I fear that no irony is intended. Stan Lee is telling us that being priggish and rude to the Flash Thompsons and Liz Allens of this world is an appropriate way for us geeks to behave. Being rude to them when they try to be nice to you counts as a happy ending. Because us nerdy comic book readers are better than football players, and should never forget it.

It wasn't a good lesson for Spider-Man fans to pick up from the comic, but pick it up many of us did.
A Close Reading of the First Great Graphic Novel in American Literature
Andrew Rilstone

Andrew Rilstone is a writer and critic from Bristol, England. This essay forms part of his critical study of Stan Lee and Steve Ditko's original Spider-Man comic book. 

If you have enjoyed this essay, please consider supporting Andrew on Patreon. 

if you do not want to commit to paying on a monthly basis, please consider leaving a tip via Ko-Fi.

Pledge £1 for each essay. 

Leave a one-off tip

Amazing Spider-Man was written and drawn by Stan Lee and Steve Ditko and is copyright Marvel Comics. All quotes and illustrations are use for the purpose of criticism under the principle of fair dealing and fair use, and remain the property of the copywriter holder.

 Please do not feed the troll. 

Saturday, October 22, 2016

The Amazing Spider-Man #11

Turning Point, Featuring the Return of Dr. Octopus!

Doctor Octopus

Supporting Cast:
Betty Brant, Bennet Brant, Blackie Gaxton, Aunt May,
+ a Prison Governor and a chorus of crooks and cops.

First appearance:
Spider-Man’s Spider-Tracers.


This is only the second issue which J. Jonah Jameson has not appeared in.

Most of the story, which is about Betty trying to help her brother, takes place in Philedelphia, “the city of brotherly love”.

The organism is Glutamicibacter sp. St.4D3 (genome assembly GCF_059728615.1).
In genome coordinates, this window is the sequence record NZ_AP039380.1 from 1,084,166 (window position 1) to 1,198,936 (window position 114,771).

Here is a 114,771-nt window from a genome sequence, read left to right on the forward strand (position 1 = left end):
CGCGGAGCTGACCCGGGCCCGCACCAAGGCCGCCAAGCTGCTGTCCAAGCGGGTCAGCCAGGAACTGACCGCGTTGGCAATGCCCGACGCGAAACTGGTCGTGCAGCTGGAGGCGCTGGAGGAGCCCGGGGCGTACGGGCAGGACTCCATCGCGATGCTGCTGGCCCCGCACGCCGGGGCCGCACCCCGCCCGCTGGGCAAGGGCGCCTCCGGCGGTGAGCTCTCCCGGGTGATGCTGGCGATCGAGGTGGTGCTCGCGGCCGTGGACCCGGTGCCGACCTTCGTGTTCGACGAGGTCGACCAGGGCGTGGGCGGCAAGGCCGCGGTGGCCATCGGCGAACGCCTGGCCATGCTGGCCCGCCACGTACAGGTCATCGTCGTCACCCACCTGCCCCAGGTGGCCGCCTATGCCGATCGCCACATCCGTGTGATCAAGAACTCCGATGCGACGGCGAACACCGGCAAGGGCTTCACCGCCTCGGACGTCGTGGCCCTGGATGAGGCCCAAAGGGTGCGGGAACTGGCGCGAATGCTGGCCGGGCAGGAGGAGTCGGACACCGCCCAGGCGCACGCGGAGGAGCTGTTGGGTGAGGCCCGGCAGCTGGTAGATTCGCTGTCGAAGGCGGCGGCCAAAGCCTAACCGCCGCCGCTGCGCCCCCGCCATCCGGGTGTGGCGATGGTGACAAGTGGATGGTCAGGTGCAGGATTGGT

Spins a web, any size: Web is used to block a doorway, blackout a searchlight, and as a bandage for a sprained ankle.

Marvel Time: Doctor Octopus has served 9 months in jail. His original sentence must have been around 310 days.

Failure to communicate: On page 6, Bennet visits his client “in jail”, and Blackie talks about being sprung “from jail”. But on page 9, Spider-Man soliloquizes that “Octopus is sure to try to spring Blackie while he’s still a prisoner in the courthouse. If he waits til they take him to the state pen, it will be a much tougher job.” In fact, the building is clearly shown as a castle-like prison with many barred windows. Lee spots that it Doc Ock gets Blackie out far too easily, but his retro-fit doesn’t match the illustrations.

Medieval moralists said that Fortune was like a huge wheel. As long as you were going up, you were fine: but once you reached the top, there was nowhere to go but down. Aristotle said that tragedy involved one particular moment when everything appeared to be going great for the hero and suddenly everything started to go wrong. This catastrophic change was known as a  perepiteia : a turning point.

Amazing Spider-Man #11 is not so much a turning point as a staying the same forever point.

As usual, The Writer and The Artist can’t quite agree on what the Selling Point of the issue should be. The cover shows us a rather stiff Dr Octopus fighting an equally un-dynamic Spider-Man, with the words "The Return of Doctor Octopus" in big white-on-red letters. But there’s a fifty word caption — I would guess the longest that has ever appeared on a cover — asking "What happens when Spider-Man decides to reveal his identity to someone else?" The interior splash page answers the question — rather daringly — by taking us right to the end of the story, and posing a new question: "How did it happen, and why?"

This is really not a bad compromise, and it is going to stay in place for most of the year. The covers  — the outward facing images — will show Spider-Man confronting a villain, with Stan Lee congratulating himself on dreaming up such a impressive adversary. ("We’ve created the greatest villain of all for ol’Spidey!" "Wow just wait til you see the Green Goblin!" "So you think there are no new types of villain for ol’Spidey to battle, eh?"). The internal splash page — directed at people who have, after all, already bought the comic — will promote the actual storyline, asking a question like "has Spider-Man really turned to crime?" (no) "has Spider-Man really gone mad?" (no) or  "has Spider-Man really lost his powers?" (no).

Or, this time: "Why has Betty decided that, like her boss, she hates Spider-Man. For ever and ever?"